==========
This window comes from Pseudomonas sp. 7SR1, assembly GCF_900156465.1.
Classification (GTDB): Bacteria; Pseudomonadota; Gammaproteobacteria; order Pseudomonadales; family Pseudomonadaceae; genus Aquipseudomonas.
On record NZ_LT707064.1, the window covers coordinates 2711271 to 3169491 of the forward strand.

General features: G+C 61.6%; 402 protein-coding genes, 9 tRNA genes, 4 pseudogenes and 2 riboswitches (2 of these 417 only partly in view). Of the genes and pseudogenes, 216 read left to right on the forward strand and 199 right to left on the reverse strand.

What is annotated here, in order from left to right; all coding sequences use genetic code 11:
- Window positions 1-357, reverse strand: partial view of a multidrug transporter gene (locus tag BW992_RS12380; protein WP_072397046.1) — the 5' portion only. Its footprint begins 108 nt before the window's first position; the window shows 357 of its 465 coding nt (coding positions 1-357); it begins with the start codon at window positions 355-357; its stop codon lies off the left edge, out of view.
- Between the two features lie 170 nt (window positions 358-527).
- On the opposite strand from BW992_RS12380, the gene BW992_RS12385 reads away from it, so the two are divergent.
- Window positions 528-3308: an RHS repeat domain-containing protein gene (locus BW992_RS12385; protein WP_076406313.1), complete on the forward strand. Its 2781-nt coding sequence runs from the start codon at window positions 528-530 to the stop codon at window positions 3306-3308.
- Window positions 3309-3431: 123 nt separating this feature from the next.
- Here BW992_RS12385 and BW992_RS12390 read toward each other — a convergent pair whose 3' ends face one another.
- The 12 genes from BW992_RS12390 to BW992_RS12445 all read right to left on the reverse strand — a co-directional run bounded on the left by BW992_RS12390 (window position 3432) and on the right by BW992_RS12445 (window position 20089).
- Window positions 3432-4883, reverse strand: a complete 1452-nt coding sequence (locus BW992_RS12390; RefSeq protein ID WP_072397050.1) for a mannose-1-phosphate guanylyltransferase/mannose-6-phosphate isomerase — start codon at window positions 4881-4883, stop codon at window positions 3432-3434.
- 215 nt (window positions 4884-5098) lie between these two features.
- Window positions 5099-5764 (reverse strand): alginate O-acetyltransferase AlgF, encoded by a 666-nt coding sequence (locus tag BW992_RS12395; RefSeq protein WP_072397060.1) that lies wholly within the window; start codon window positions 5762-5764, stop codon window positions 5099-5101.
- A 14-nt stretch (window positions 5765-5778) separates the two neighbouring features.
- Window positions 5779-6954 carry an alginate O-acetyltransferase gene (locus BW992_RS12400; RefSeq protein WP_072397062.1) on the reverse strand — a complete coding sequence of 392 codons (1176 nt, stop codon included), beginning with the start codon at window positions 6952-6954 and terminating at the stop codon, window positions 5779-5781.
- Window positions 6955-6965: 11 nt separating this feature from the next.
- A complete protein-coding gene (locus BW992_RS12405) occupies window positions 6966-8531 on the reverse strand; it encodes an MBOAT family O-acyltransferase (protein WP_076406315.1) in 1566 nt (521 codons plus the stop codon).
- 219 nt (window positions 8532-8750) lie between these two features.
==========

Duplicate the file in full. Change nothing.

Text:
This window comes from Pseudomonas sp. 7SR1, assembly GCF_900156465.1.
Classification (GTDB): Bacteria; Pseudomonadota; Gammaproteobacteria; order Pseudomonadales; family Pseudomonadaceae; genus Aquipseudomonas.
On record NZ_LT707064.1, the window covers coordinates 2711271 to 3169491 of the forward strand.

General features: G+C 61.6%; 402 protein-coding genes, 9 tRNA genes, 4 pseudogenes and 2 riboswitches (2 of these 417 only partly in view). Of the genes and pseudogenes, 216 read left to right on the forward strand and 199 right to left on the reverse strand.

What is annotated here, in order from left to right; all coding sequences use genetic code 11:
- Window positions 1-357, reverse strand: partial view of a multidrug transporter gene (locus tag BW992_RS12380; protein WP_072397046.1) — the 5' portion only. Its footprint begins 108 nt before the window's first position; the window shows 357 of its 465 coding nt (coding positions 1-357); it begins with the start codon at window positions 355-357; its stop codon lies off the left edge, out of view.
- Between the two features lie 170 nt (window positions 358-527).
- On the opposite strand from BW992_RS12380, the gene BW992_RS12385 reads away from it, so the two are divergent.
- Window positions 528-3308: an RHS repeat domain-containing protein gene (locus BW992_RS12385; protein WP_076406313.1), complete on the forward strand. Its 2781-nt coding sequence runs from the start codon at window positions 528-530 to the stop codon at window positions 3306-3308.
- Window positions 3309-3431: 123 nt separating this feature from the next.
- Here BW992_RS12385 and BW992_RS12390 read toward each other — a convergent pair whose 3' ends face one another.
- The 12 genes from BW992_RS12390 to BW992_RS12445 all read right to left on the reverse strand — a co-directional run bounded on the left by BW992_RS12390 (window position 3432) and on the right by BW992_RS12445 (window position 20089).
- Window positions 3432-4883, reverse strand: a complete 1452-nt coding sequence (locus BW992_RS12390; RefSeq protein ID WP_072397050.1) for a mannose-1-phosphate guanylyltransferase/mannose-6-phosphate isomerase — start codon at window positions 4881-4883, stop codon at window positions 3432-3434.
- 215 nt (window positions 4884-5098) lie between these two features.
- Window positions 5099-5764 (reverse strand): alginate O-acetyltransferase AlgF, encoded by a 666-nt coding sequence (locus tag BW992_RS12395; RefSeq protein WP_072397060.1) that lies wholly within the window; start codon window positions 5762-5764, stop codon window positions 5099-5101.
- A 14-nt stretch (window positions 5765-5778) separates the two neighbouring features.
- Window positions 5779-6954 carry an alginate O-acetyltransferase gene (locus BW992_RS12400; RefSeq protein WP_072397062.1) on the reverse strand — a complete coding sequence of 392 codons (1176 nt, stop codon included), beginning with the start codon at window positions 6952-6954 and terminating at the stop codon, window positions 5779-5781.
- Window positions 6955-6965: 11 nt separating this feature from the next.
- A complete protein-coding gene (locus BW992_RS12405) occupies window positions 6966-8531 on the reverse strand; it encodes an MBOAT family O-acyltransferase (protein WP_076406315.1) in 1566 nt (521 codons plus the stop codon).
- 219 nt (window positions 8532-8750) lie between these two features.